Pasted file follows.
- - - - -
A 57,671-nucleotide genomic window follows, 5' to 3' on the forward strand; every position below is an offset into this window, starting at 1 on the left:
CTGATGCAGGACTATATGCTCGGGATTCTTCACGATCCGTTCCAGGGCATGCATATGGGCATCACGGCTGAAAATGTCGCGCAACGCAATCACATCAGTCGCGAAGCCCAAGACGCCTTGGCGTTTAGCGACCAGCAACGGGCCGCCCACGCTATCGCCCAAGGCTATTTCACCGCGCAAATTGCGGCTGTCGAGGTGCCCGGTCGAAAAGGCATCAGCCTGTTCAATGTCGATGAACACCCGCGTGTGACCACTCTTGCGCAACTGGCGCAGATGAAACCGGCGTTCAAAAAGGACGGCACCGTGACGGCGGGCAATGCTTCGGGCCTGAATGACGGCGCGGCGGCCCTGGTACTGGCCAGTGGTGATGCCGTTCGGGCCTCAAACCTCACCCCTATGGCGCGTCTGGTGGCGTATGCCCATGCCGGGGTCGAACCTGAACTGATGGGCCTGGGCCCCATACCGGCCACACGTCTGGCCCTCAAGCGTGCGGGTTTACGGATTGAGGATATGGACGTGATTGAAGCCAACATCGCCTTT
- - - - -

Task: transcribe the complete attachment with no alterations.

A 57,671-nucleotide genomic window follows, 5' to 3' on the forward strand; every position below is an offset into this window, starting at 1 on the left:
CTGATGCAGGACTATATGCTCGGGATTCTTCACGATCCGTTCCAGGGCATGCATATGGGCATCACGGCTGAAAATGTCGCGCAACGCAATCACATCAGTCGCGAAGCCCAAGACGCCTTGGCGTTTAGCGACCAGCAACGGGCCGCCCACGCTATCGCCCAAGGCTATTTCACCGCGCAAATTGCGGCTGTCGAGGTGCCCGGTCGAAAAGGCATCAGCCTGTTCAATGTCGATGAACACCCGCGTGTGACCACTCTTGCGCAACTGGCGCAGATGAAACCGGCGTTCAAAAAGGACGGCACCGTGACGGCGGGCAATGCTTCGGGCCTGAATGACGGCGCGGCGGCCCTGGTACTGGCCAGTGGTGATGCCGTTCGGGCCTCAAACCTCACCCCTATGGCGCGTCTGGTGGCGTATGCCCATGCCGGGGTCGAACCTGAACTGATGGGCCTGGGCCCCATACCGGCCACACGTCTGGCCCTCAAGCGTGCGGGTTTACGGATTGAGGATATGGACGTGATTGAAGCCAACATCGCCTTT